Gordon back to ignite grassroots spark
If British basketball reached its peak over a decade ago when a team based in Livingston defeated the Seoul Olympic champions from the Soviet Union, then Ian Gordon was the man who planted the flag at the summit.
As coach of that all-conquering Murray International outfit, probably still the finest team ever assembled on these shores, Gordon led a combination of Americans and talented Scots, including present Edinburgh Rocks captain Iain MacLean, to glory. Then nothing. The coach pulled out, followed eventually by the financial banking of present Glasgow Rangers supremo David Murray. It was a blow from which the sport, in Scotland at least, has not yet truly rebounded.
Now, a greyer-haired Gordon has come full circle with a return to the club which grew from the embers of the Murray era, lured back by the opportunity to harness a new generation of talents. But this time, the venue is the leisure centres and schools of Midlothian under a unique council-backed scheme which aims to breed a culture of excellence.
Armed with the title of Director of Coaching at Midlothian Basketball Club, Gordon presently oversees over 100 players, ranging from the senior men and women down to the schoolchildren who come along to informal camps. It provides a developmental pyramid which other sports, most notably football, could do worse than imitate.
"In the next six months, I want to see an increase in the skills level of our young players who are developing really quickly," he admits. "You can't teach all of the older players new tricks but you can with the younger ones, because of that appetite for learning. They are really keen on developing their fundamentals and if we get that, they're set for the rest of their career, regardless of the coach or the system."
The former British international has thrown himself into the project at full speed. Gordon has hands on coaching role at the Midlothian Saints, presently the pacesetters in the Scottish Women's league. Plus an advisory position at traditional men's powerhouse Midlothian Bulls. In an unpaid role, he admits that his reward comes from converting his charges into better basketballers.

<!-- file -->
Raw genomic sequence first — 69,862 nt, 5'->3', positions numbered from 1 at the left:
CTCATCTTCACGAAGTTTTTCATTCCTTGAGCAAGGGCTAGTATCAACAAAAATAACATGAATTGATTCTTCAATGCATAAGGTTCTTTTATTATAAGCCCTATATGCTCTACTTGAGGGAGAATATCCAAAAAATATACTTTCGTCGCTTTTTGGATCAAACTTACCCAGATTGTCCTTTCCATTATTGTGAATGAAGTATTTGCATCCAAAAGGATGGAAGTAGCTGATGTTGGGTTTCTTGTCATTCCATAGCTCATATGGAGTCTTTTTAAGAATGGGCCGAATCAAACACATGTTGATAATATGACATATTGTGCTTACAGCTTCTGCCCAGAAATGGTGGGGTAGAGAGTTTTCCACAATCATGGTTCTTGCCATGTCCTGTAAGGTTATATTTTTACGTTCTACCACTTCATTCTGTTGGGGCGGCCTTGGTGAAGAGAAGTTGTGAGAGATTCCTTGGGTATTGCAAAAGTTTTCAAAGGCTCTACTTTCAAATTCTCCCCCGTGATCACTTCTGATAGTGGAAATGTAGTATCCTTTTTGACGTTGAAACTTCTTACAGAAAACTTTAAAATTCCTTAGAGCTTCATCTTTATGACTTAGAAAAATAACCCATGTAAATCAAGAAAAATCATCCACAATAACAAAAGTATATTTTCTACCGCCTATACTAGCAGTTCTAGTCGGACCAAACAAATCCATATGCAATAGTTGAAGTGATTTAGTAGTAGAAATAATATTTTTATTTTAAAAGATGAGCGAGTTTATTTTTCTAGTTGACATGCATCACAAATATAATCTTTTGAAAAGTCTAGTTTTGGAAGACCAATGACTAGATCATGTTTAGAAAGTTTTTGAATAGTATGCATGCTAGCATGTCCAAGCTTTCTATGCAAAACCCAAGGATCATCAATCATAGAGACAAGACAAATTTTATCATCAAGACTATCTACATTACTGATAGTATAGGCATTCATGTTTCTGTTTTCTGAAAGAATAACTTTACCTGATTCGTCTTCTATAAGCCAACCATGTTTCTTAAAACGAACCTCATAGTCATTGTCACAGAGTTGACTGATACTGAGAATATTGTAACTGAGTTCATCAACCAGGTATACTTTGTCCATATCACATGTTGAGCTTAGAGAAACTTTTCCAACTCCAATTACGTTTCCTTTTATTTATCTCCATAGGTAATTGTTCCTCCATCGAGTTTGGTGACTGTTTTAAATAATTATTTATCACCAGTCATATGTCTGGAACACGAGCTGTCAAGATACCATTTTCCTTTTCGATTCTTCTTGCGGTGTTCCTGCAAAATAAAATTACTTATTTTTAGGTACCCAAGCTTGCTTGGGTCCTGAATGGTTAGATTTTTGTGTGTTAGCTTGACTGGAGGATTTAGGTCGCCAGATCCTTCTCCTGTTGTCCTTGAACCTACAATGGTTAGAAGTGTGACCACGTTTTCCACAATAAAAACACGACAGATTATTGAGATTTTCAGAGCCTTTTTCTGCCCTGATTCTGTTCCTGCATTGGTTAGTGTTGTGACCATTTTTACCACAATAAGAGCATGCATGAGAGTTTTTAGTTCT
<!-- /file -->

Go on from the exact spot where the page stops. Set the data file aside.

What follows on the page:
"Coaching is all about helping players to develop. I have one player who was practising a move under the basket and she thought she'd never get it. The look on her face when it came off in a game last week makes it worth it for me."
With the local authority putting up £30,000 over three years, Gordon has grand plans for the future, which include a possible return to the British Leagues for both men and women.
"I think that will happen very soon, for men and women. We want to have a flagship team to give the kids something to aim for. They may not be the best in the league but it has to be a good quality team on the floor at senior level. It has to give the next generation something to
With active involvement from both primary and secondary level schools in the area, Gordon believes he is working with a model for success. His vision is to harness talent in numbers, maximising the resources of a relatively small area and developing a sustainable future for his own sport. Within the three year plan drawn up, an ever increasing pool of coaches will reach out into their community and promote excellence.
"The complete structure from the school network into the feeder system will be place and seen to be working by everybody. No-one wants to encroach upon the teachers but we're there to offer our expertise into the schools. We would like to try to get most of the schools involved. At present that is difficult because we only have a finite number of coaches, but in three years time we hope to have the people in place with the coaching skills to get players over the first two rungs of their learning curve.
Possible local competition for the Edinburgh Rocks ? While Gordon welcomes the overdue return of professional basketball to Scotland, he believes that the Meadowbank-based outfit have so far failed to act as a catalyst to elevate domestic standards of performance.
"The Rocks should be developing their own players. When we played in the British League at MIM, it was a pre-requisite for entry that we developed teams here and we did. There are hundreds if not thousands of kids who follow them during the season and I believe they should be able to extract something from that. A training camp, exhibition games, just to use the experience of the players and coaches there.
"By the finish, we'll have two flagship teams which will be top of the heap," he states confidently. "We'll have a number of junior teams which will be hard to challenge and although I suspect the bottom will take a year longer, they'll be competitive also."
This article also appeared in Scotland on Sunday
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